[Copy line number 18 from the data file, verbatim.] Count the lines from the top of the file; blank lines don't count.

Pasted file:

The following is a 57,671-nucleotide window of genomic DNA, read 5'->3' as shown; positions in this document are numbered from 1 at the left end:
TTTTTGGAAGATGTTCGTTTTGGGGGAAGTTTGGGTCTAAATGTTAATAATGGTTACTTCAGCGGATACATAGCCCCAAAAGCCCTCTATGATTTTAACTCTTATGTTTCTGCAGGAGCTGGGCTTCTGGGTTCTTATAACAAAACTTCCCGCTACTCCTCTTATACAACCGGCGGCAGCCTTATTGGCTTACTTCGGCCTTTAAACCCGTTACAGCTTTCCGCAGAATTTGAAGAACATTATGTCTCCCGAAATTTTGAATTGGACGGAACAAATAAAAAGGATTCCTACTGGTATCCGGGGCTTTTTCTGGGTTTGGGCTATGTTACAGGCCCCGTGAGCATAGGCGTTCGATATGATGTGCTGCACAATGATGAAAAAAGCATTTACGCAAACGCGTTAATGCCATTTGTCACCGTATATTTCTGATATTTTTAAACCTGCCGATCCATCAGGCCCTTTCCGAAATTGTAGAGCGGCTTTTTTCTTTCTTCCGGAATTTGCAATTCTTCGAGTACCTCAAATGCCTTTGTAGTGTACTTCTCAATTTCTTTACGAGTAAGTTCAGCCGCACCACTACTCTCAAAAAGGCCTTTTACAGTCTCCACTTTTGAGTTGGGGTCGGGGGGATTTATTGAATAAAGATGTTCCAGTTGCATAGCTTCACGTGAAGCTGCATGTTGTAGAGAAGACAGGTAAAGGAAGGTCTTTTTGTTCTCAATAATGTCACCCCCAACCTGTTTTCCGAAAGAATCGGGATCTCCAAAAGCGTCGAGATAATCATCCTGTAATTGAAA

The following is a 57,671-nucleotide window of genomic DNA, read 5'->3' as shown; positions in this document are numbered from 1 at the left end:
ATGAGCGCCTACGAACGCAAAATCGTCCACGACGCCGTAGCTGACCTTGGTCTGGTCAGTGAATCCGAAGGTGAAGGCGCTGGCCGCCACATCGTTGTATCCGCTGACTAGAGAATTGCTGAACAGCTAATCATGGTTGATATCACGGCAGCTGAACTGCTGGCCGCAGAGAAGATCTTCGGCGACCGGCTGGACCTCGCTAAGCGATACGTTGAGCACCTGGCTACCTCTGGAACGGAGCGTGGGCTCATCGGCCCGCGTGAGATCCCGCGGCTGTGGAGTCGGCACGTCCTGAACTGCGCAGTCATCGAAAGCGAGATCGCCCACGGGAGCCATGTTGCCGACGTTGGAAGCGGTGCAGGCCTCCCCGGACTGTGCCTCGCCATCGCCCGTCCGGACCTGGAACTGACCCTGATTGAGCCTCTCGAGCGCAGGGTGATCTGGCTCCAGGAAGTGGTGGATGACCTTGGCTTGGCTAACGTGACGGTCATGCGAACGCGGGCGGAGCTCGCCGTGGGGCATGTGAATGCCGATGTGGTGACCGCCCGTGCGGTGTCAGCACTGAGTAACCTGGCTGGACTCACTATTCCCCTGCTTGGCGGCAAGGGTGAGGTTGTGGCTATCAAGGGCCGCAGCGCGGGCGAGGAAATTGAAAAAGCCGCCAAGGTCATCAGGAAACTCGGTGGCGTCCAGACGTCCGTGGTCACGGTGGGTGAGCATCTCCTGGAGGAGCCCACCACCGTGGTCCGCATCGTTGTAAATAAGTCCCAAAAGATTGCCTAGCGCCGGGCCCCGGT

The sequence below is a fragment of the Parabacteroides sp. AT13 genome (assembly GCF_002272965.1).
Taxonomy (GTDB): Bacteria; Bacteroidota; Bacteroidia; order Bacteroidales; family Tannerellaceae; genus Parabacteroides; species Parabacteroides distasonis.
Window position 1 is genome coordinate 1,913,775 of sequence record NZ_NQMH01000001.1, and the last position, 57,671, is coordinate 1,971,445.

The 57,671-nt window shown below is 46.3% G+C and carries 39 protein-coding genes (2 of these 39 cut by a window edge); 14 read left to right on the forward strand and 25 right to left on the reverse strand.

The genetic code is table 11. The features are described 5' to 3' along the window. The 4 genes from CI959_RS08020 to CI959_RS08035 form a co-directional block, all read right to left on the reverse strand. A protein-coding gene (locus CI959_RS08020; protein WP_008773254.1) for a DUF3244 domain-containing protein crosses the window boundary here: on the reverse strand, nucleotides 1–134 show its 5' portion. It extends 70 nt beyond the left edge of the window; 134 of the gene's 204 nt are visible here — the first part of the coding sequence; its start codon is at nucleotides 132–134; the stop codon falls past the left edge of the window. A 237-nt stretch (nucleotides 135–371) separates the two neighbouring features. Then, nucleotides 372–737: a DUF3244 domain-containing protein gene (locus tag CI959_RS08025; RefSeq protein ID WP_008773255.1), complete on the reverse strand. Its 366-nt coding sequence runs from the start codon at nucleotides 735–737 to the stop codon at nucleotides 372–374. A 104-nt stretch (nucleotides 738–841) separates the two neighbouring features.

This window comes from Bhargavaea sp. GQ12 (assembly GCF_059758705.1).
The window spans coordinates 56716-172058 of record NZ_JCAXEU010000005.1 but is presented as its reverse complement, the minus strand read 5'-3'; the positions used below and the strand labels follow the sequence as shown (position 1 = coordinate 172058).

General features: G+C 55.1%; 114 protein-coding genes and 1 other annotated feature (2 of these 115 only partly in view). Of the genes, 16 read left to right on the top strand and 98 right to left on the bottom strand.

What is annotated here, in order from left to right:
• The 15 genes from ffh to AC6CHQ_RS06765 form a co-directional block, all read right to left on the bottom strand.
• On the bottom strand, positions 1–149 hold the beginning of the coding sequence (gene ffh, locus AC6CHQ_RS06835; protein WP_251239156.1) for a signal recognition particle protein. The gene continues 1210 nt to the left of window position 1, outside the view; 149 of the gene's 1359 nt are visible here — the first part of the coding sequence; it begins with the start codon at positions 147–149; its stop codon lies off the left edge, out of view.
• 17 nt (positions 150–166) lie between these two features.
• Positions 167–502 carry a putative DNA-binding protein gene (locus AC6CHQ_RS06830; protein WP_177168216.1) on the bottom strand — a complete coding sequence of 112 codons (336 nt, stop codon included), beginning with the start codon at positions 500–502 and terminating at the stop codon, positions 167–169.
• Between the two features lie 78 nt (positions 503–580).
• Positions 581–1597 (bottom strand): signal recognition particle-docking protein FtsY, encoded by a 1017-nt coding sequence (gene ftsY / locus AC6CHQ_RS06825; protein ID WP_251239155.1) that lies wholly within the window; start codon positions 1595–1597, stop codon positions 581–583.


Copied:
• Between the two features lie 78 nt (positions 503–580).